A cross sectional study to evaluate needle stick injuries among health care workers in Malabar medical college, Calicut, Kerala, India

Ananthachari K. R., Divya C. V.


Background: Percutaneous injuries caused by needle sticks pose a significant risk of blood borne pathogens among health care workers. Many factors are involved in transmission of infections like HIV, Hepatitis B and Hepatitis C such as overuse of injections, lack of disposable syringes, safer needle devices, sharps disposal containers, passing instruments from hand to hand, lack of awareness and adequate training. Needle stick injuries (NSI) are under reported, this study helps to know the causes and other factors related to NSI for effective prevention.

Methods: Cross-sectional study was conducted among all health care workers who consented to participated in the study in July 1st to July 31st 2016. 514 health workers were interviewed and given a pre-detested, semi-structured questionnaire was given to elicit information regarding the factors for causation ofNSI and its effective prevention.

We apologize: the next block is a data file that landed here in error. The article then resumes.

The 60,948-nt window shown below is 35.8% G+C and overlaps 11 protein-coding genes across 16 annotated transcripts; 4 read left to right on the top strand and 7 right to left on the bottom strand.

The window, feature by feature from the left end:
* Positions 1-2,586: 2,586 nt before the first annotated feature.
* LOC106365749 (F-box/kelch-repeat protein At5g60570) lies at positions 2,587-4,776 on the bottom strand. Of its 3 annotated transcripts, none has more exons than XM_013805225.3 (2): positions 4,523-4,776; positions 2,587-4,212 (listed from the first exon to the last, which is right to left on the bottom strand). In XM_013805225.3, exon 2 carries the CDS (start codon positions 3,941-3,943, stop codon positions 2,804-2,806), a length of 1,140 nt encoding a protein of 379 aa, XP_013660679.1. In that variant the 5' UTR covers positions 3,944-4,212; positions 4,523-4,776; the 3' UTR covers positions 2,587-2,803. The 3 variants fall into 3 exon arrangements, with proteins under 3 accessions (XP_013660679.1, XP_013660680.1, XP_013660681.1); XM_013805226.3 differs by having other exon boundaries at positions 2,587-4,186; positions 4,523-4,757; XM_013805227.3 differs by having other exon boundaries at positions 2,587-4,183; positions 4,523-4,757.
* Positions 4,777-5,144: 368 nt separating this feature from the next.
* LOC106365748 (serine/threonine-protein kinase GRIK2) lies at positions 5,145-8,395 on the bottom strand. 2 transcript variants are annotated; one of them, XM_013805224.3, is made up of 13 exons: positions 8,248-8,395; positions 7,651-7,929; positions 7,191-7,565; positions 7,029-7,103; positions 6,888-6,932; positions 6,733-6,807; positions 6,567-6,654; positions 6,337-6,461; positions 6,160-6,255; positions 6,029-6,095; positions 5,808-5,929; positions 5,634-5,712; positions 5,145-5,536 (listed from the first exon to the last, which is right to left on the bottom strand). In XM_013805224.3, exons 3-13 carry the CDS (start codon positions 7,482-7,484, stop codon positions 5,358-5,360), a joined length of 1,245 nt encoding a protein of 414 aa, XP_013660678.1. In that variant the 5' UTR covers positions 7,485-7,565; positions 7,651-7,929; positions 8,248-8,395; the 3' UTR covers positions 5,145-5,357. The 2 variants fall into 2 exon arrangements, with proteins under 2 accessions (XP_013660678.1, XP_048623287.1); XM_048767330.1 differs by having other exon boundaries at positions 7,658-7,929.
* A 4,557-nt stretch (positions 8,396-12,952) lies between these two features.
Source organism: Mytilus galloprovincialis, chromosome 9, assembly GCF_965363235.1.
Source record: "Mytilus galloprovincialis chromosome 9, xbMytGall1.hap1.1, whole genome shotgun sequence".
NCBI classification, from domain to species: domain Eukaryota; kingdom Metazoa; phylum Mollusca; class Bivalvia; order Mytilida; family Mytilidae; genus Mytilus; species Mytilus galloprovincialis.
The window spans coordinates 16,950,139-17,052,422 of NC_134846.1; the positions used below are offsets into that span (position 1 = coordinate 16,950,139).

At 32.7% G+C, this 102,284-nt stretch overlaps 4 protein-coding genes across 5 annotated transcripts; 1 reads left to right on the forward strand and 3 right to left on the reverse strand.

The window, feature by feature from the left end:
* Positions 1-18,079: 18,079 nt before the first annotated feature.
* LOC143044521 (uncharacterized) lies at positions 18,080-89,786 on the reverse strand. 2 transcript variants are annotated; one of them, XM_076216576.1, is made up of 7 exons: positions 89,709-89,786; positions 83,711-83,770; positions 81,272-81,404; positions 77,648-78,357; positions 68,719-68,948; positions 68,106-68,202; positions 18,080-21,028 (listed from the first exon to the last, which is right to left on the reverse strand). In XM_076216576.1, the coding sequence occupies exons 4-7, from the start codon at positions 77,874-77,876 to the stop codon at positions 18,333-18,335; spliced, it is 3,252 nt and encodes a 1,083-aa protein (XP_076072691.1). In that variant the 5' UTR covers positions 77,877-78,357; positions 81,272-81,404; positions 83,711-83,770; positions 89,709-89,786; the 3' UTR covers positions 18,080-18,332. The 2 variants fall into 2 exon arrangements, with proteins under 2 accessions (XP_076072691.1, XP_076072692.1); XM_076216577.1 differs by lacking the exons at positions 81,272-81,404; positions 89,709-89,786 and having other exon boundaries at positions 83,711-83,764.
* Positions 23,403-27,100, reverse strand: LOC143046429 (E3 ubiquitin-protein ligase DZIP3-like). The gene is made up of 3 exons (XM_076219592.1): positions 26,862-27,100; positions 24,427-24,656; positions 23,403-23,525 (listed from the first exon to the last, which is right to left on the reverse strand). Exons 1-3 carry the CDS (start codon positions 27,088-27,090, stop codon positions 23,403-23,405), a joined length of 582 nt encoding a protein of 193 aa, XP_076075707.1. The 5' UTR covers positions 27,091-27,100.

Results: 21.1% (108) of the health care workers had NSI. 45.4% were interns, followed by nursing staff (26.8%). 55.5% (60) had history of  NSI while performing any surgeries or assisting procedures. Majority of them knew about the transmission of HIV (100%), Hepatitis B (99.1%) and Hepatitis C (81.4%) and Malaria (20.3). NSI reporting was observed at 46.2%. 88.2% (90) of them had completed their 3 dose schedule of hepatitis B vaccine, 48% (52) had received training on universal precautions.

Conclusions: NSI was seen more among interns and nursing staff. They had good knowledge regarding the diseases transmission due to NSI and Vaccination. Effective periodic training on universal precautions can prevent NSI.


Health care workers, NSI, Training

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